The invention can also be applied to the reduction of nitrosamine-forming capacity in other cured meat products, either beef or pork, including corned beef, wieners and bologna.
The invention will be further illustrated by the following examples of practice:
A mixture of freshly distilled ethoxyquin (4.62g), sodium tungstate dihydrate (0.47g), ethylene diamine tetraacetic acid disodium salt (0.82g), absolute ethanol (190 ml) and water (50 ml) was stirred magnetically. Over a period of 10 - 15 minutes, 30 - 35% H2 O2 (40 ml) was added at room temperature. A deep red-brown solution formed. After four hours, water (200 ml) and solid NaHCO3 to saturation were added. The mixture was extracted with benzene. This was washed four times with water, dried, and evaporated to dryness in vacuo on a 30°-35° C water bath. Weight of dark brown oil: 4.27g.
A column of silicic acid (100g, 65 - 200 mesh) was prepared in chloroform. The brown oil was added and eluted in chloroform.
I -- 150 ml (yellow band)→brown oil 1.80g A
Ii -- 200 ml (yellow band)→brown oil 0.96g B
Iii -- 200 ml (yellow band)→brown oil 1.90g C
Iv -- 200 ml (yellow band)→brown oil 0.64g D
V -- 400 ml (yellow band)→brown oil 0.14g E
Fraction C was chromatographed on silicic acid (200g Mallinckrodt CC7 special, 200-325 mesh) in ethanol-free chloroform. The elution was performed with ethanol-free chloroform.
______________________________________Fraction I2800 ml brown gum 0.03g FII 450 ml brown gum 0.24g GIII 450 ml brown gum 0.97g HIV 300 ml brown gum 0.57g I2700 ml brown solid.27g J______________________________________
Fraction H was a semi-solid material. Crystallization of a portion of H (0.5g) from light petroleum with a minimum of added methylene chloride under refrigeration for 28 hours produced an orange-red solid (0.36g), m.p. 116°-119° C.
Analysis: Calculated for hydroxy nitroxide, (m.w. 204), Found: C, 70.32; H, 6.59; N, 7.55; O, 15.79%; C12 H14 NO2 requires: C, 70.56; H, 6.91; N, 6.86; O, 15.67%.
The complete analytical data on the orange-red material verified that the compound was a dimer of 1,2-dihydro-2,2,4-trimethyl-6-hydroxy-quinoline nitroxide of the formula: ##STR5##
Nuclear magnetic resonance (NMR) analysis showed no ethoxy CH3 --CH2 --O--) grouping. Electron spin resonance (ESR) spectrum showed that no unpaired electron was present.
The method described for ethoxyquin nitroxide in Example 1 was applied to dihydroethoxyquin (4.60g). Column chromatography of the crude reaction mixture gave a brown solid (1.84g) which was crystallized from methylene chloride-light petroleum. A brown solid (0.95g), m.p. 130°-132° C was isolated.
The chemical analysis of the foregoing compound was:
Found C, 69.97; H, 7.57; N, 7.03; O, 15.43%; C12 H16 NO2 requires: C, 69.87; H, 7.83; N, 6.79; O, 15.51%.
Complete analytical data indicate the compound to be the dimer of 1,2,3,4-tetrahydro-2,2,4-trimethyl-6-hydroxy-quinoline nitroxide of the formula: ##STR6##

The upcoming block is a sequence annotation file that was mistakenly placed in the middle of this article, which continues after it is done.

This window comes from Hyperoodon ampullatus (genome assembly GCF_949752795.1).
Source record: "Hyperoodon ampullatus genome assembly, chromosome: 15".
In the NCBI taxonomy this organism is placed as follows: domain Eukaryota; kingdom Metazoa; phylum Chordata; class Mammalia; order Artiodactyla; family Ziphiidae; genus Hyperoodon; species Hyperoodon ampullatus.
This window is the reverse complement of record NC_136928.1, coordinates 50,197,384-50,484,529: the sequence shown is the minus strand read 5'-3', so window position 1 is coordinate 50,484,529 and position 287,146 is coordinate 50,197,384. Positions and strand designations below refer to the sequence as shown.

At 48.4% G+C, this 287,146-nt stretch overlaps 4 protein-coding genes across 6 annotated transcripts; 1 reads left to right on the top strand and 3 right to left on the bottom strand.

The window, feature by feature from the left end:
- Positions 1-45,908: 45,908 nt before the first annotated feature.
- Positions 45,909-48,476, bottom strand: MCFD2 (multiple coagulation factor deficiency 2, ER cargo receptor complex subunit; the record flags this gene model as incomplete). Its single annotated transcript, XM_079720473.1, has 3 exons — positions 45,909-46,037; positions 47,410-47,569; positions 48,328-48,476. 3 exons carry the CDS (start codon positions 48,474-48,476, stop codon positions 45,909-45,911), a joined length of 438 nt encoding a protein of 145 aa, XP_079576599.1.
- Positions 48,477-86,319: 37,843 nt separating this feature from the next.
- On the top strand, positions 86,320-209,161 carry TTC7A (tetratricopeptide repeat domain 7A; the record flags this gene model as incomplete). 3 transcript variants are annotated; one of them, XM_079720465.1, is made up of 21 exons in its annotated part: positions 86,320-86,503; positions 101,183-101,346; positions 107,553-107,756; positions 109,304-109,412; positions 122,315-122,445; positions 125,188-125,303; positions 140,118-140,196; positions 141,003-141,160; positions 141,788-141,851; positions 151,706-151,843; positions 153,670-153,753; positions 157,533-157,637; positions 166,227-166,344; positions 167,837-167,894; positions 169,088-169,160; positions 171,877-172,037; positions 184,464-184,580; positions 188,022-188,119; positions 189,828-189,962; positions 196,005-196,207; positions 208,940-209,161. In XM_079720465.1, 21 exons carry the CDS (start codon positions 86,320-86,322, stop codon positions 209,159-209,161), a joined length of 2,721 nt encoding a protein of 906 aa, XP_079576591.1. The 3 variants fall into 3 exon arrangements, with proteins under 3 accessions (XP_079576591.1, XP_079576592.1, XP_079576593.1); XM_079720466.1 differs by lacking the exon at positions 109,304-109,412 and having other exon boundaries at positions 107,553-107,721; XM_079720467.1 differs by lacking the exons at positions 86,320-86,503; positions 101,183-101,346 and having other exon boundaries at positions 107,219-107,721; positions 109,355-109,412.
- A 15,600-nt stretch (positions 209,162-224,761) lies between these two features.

Other substituted 1,2-dihydro- and 1,2,3,4-tetrahydro-6-hydroxyquinoline nitroxide compounds of the formula I are prepared from correspondingly substituted 1,2-dihydro- and 1,2,3,4-tetrahydro-6-alkoxyquinoline starting materials by the procedure given in Example 1.
The nitroxide compounds from ethoxyquin and from dihydroethoxyquin, prepared as in Examples 1 and 2, respectively, were dissolved in separate portions of winterized soya oil to provide a 4.5% concentration and the resulting solutions were streaked on bacon slices, which had undergone a conventional nitrite cure and plant processing, in quantities providing levels of 1,2-dihydro-2,2,4-trimethyl-6-hydroxy-quinoline nitroxide of from 1 ppm to 100 ppm in the meat for one series of tests and levels of 1 - 20 ppm of the corresponding 1,2,3,4-tetrahydroquinoline nitroxide compound in the meat for another series of tests. Control slices of bacon were streaked with the oil alone. The bacon slices were fried under standardized conditions and the cook-out fat was analyzed for volatile nitrosamine content. The results are shown in the following Table:
______________________________________ Amount of Nitrosamines Test In Cook-Out Fat Compound (ppb)*Example in Meat Test ControlNo. (ppm) Product Product______________________________________3 Nitroxide from Ethoxyquin 100 0# 184 " 50 0 195 " 10 3 196 " 1 13 197 " 20 0 88 " 10 0 89 " 1 2 810 " 20 2 3811 " 10 5 3812 " 1 16 3813 Nitroxide from 20 3 35 Dihydro Ethoxyquin14 " 10 13 3515 " 1 20 3516 " 20 2 3617 " 10 6 3618 " 1 22 36______________________________________ *(ppb) = parts per billion #Figures below 3 ppb are not reliable because they are below the accuracy limit of the analytical procedure.
It will be seen from Table I that the nitroxides from ethoxyquin and dihydroethoxyquin showed excellent inhibition of nitrosamine formation in comparison with the untreated controls and, in addition, were consistent in their action. At 20 ppm level of incorporation in the meat they essentially blocked formation of nitrosamines and even at 1 ppm their action was significant. Since the fat resulting from fried, cured meat invariably contains the major portion of the nitrosamines formed during the frying, it has been demonstrated that the nitrosamine content of the fried meat has been virtually eliminated by use of the compounds of the invention.
It will be understood that the examples are for purposes of illustration only and that the compounds are likewise effective when incorporated in the meat by other methods as described herein.
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|U.S. Classification||426/266, 426/641, 426/652, 426/281, 426/645|
|International Classification||A23B4/023, A23B4/20, A23B4/02|
|Cooperative Classification||A23B4/20, A23B4/02, A23B4/0235|
|European Classification||A23B4/20, A23B4/023C, A23B4/02|